Bear was Nikki’s nickname for her husband, whose size, appetite and sleeping schedule were indeed bearlike, although in my experience he lacked the loping, magisterial ease and intelligence I had always associated with the genuine animal, so that at the end of the day what he most embodied was a fat, slow, mostly useless human being. He worked as a sniper too. Rules forbade relatives and romantic partners from doing fieldwork together, and sometimes it seemed like this was one of the bigger reasons Nikki had signed on. We’d been teamed up for about a month now and our kill count, while modest by the standards of the more gung-ho pros, looked positively elite next to Bear’s barrel-scraping performance. The rats were big but not that big, and Bear, who was really called something like Brett or Brent, would have been challenged to hit his namesake at point-blank range with a grenade so hopeless were his aim and work ethic.

Look, Bear, I’ve got to hang up now, said Nikki as we turned onto the deserted main drag. We’ll talk when I get home or tomorrow, but seriously don’t do anything stupid before then, OK? Bear said something that sounded like potato chips being force-fed into the mouthpiece. Love you, said Nikki. Byeeee. She ended the call and dropped the phone unceremoniously into the cupholder. I cannot fucking believe this, she said. Her eyes bored through the crud on the windshield. Bear buys this ridiculous million-pound drill-resistant hard-plate safe like a year ago for fuck knows what reason, puts all our important documents in it, and today, when we need my passport for this bank thing, he has no idea what the fucking combination is, never wrote it down, and now he’s talking about getting our neighbor to dynamite it down at the end of the road. I’m like really, Bear, really?

The life Nikki described with Bear often sounded so exorbitantly miserable and strange that it pushed the limits of credibility. I of course could not say for sure what did or did not go down in the Krasnik household. Nikki, at the very least, seemed to take seriously enough the unending crisis of her husband’s stupidity.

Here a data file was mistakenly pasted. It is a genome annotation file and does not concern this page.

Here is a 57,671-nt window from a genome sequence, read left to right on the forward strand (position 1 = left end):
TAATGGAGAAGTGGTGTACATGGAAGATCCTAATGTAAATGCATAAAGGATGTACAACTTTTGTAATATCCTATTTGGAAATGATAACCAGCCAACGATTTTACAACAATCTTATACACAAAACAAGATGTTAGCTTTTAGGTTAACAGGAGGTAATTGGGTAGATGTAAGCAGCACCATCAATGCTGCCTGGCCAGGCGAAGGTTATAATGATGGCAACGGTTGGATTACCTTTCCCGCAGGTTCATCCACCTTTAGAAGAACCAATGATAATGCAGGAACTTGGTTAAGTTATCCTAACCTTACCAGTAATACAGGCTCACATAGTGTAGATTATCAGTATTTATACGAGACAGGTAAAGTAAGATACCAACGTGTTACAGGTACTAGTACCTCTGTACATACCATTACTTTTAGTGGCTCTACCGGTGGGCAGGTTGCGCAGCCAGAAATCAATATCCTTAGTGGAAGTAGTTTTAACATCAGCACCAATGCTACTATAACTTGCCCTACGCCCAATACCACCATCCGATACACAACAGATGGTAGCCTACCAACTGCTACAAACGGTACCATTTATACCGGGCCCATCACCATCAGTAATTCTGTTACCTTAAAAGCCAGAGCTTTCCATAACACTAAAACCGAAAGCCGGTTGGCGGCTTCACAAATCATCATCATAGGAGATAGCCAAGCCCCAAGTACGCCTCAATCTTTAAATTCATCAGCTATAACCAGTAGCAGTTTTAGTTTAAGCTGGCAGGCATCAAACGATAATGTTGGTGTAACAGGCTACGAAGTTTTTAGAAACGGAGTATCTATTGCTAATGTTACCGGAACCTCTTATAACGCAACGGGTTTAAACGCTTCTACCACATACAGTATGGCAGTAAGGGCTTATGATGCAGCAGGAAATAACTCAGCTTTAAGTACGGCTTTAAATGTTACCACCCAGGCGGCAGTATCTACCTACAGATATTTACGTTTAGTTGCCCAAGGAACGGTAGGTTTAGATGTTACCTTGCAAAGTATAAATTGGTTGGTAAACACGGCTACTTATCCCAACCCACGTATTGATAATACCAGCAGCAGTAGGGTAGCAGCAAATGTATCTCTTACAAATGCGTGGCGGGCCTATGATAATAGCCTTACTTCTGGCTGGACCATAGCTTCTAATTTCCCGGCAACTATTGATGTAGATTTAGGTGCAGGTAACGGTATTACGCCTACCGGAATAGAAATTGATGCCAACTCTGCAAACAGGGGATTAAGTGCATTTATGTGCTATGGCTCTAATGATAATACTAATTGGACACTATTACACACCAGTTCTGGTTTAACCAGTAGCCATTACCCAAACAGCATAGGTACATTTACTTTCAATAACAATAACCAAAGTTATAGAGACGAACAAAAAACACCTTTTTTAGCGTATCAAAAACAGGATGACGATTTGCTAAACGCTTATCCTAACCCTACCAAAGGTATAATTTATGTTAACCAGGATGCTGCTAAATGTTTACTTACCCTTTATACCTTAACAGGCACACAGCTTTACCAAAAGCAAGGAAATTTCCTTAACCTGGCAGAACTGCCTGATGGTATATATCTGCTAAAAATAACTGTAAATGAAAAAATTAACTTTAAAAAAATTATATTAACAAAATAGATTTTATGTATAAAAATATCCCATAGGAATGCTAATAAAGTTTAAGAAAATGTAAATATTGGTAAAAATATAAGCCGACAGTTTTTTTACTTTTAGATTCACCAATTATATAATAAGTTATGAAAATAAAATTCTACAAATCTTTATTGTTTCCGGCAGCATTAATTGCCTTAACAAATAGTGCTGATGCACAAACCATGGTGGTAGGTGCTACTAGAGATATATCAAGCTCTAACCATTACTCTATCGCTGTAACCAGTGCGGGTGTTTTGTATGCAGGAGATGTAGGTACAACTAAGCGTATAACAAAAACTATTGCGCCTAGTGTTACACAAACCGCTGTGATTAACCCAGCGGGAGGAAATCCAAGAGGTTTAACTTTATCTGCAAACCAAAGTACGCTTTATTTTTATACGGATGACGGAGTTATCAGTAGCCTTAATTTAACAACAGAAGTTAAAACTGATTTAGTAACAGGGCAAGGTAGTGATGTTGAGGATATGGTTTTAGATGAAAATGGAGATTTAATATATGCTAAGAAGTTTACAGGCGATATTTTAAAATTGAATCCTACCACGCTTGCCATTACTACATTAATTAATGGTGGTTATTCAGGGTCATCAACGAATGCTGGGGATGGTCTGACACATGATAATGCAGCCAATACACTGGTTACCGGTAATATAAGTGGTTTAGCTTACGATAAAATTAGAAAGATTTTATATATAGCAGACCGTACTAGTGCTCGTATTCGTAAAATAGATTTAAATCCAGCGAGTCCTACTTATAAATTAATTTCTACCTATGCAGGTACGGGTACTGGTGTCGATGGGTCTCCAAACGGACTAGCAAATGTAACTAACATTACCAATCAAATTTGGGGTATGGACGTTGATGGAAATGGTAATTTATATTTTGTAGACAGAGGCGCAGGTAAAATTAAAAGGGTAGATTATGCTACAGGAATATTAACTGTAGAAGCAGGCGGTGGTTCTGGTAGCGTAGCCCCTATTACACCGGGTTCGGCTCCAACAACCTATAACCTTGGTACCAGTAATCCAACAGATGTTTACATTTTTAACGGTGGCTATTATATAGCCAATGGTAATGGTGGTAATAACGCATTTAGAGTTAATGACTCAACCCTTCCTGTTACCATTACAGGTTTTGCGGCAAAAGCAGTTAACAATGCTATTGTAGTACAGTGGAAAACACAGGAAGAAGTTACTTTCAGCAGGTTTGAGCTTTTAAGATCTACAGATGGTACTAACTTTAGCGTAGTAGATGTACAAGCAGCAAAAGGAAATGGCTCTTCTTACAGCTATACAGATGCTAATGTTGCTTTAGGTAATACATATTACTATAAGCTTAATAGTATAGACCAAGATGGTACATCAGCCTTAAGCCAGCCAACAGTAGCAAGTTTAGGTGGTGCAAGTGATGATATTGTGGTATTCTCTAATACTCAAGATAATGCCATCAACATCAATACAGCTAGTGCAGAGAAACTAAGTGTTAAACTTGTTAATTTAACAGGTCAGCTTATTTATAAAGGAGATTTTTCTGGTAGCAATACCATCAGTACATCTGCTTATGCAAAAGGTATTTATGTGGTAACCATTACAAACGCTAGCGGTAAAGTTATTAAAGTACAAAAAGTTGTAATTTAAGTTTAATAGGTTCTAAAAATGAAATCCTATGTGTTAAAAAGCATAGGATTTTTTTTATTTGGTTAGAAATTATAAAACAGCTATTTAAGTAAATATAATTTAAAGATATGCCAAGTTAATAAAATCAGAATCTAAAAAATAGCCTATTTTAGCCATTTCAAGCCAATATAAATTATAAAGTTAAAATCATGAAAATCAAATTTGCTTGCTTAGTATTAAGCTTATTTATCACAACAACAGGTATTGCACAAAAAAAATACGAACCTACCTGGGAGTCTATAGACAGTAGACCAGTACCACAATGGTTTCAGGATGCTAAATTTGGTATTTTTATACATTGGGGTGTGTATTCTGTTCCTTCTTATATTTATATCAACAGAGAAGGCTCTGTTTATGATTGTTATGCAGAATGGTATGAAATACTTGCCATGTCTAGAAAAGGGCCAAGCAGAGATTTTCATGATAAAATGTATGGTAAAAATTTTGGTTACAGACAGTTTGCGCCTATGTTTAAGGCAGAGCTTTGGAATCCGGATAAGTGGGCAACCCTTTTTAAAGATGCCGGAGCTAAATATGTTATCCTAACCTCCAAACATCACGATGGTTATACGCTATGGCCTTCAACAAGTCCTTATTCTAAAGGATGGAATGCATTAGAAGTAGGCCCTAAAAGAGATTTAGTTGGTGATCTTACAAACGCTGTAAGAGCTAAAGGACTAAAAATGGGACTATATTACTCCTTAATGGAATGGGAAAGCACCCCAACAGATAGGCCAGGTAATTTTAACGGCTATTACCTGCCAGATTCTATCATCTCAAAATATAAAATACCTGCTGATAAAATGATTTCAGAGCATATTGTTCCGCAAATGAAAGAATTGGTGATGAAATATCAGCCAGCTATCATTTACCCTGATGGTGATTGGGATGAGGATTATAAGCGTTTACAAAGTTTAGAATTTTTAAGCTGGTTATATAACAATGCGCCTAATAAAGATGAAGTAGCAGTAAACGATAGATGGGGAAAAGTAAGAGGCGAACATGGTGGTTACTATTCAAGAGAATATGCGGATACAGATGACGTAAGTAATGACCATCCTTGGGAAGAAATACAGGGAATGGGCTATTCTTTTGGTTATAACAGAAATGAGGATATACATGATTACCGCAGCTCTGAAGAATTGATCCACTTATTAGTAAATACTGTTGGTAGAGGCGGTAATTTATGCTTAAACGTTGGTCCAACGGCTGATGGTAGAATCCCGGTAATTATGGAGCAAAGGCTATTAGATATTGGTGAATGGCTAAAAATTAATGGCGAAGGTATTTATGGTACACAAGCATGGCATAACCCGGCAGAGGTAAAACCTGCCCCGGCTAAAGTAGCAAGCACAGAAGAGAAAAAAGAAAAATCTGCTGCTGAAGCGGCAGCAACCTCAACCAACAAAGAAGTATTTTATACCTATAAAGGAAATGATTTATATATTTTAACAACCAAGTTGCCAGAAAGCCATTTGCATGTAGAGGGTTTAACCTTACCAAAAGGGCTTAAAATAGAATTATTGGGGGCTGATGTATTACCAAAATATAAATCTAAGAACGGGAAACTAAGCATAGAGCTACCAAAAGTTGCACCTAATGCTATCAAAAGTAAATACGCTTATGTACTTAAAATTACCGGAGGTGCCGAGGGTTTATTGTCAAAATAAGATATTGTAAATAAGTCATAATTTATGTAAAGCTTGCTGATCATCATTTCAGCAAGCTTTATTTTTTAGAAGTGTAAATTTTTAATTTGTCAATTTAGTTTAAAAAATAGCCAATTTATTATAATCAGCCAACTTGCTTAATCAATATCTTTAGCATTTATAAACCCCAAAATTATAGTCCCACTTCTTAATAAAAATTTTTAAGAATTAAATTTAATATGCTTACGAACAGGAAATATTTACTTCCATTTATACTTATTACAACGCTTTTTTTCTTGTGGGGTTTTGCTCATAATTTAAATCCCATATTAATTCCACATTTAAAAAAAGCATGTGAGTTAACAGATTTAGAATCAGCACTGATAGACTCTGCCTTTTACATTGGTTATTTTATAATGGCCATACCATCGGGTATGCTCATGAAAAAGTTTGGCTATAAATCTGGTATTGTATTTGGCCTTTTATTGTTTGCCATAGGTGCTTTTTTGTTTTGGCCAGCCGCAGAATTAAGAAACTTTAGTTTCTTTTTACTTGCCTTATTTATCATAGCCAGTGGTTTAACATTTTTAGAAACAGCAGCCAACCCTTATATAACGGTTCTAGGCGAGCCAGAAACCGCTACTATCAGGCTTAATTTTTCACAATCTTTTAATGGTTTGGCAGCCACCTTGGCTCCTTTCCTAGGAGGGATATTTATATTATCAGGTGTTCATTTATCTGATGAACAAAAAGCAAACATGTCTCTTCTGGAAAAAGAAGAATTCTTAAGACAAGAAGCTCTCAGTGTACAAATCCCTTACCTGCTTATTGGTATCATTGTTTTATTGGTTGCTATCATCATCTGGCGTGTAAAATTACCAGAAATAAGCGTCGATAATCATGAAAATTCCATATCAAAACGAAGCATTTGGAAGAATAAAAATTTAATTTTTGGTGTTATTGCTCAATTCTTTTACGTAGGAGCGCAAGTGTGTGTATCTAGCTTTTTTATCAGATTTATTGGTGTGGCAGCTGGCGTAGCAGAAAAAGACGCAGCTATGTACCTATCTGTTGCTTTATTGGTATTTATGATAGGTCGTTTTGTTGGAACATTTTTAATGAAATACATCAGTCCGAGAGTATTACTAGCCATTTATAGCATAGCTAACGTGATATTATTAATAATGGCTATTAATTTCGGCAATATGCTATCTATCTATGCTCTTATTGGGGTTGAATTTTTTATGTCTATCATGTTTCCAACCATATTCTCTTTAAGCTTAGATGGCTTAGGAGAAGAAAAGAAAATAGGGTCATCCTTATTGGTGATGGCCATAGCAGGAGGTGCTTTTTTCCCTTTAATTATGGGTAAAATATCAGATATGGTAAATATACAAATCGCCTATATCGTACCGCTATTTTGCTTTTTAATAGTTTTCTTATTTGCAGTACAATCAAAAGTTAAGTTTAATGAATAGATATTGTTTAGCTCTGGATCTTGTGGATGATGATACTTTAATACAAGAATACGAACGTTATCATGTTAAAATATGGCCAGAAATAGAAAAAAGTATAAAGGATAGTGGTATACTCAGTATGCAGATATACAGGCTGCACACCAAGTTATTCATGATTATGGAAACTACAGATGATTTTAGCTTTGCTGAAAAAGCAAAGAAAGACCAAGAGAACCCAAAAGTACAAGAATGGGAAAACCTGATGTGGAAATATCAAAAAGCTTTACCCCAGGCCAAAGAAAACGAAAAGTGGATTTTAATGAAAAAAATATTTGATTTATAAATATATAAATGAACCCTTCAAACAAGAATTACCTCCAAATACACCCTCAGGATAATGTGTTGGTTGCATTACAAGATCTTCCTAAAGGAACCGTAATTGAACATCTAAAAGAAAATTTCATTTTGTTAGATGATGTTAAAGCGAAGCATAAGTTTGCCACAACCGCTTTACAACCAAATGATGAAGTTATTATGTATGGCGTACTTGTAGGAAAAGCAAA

OK, I was a little bit in love with her too. Meaning not in in love with her. Just that my wife was gone with another man and Nikki was one of the only women I knew who wasn’t an old off-limits female friend, and so my mind just went there, to the gutter and the bedroom and the altar on momentary mental vacations with Nikki Krasnik. Sometimes when we were shooting from the roof, she’d pop a squat by the ledge and balance her rifle barrel on the railing to steady her aim, and I, a few feet away with my eye down the sights, would let my gaze drift over to her lower back as her jacket rode up and stare for an asphyxiating second at the lacy waistband of her underwear until I creeped myself out and had to fire a shot off just to cover up for it. Once I actually hit a rat right after, by accident. I shot into the dark and heard a startled squeak, that eggshell crack of skull and the squicky patter of rats dispersing. I must have opened up a whole nest of them.

What do you mean dynamite it? I asked. We parked in front of the Marriott, under the canopy in the bus lane. I mean Terry, this guy who lives at the end of our street, is like a demolitions expert, said Nikki. Demolitions expert, she chimed in air quotes. Will it work? I asked. She handed me a rifle and pack from the trunk. All I’ve got to say, she said, is if Bear paid 410,000 for that thing it better not work. Point taken, I said. I’m just going to call the safe company on Monday, she said. They can fucking deal with it.

A Prize
The Kabul Markhor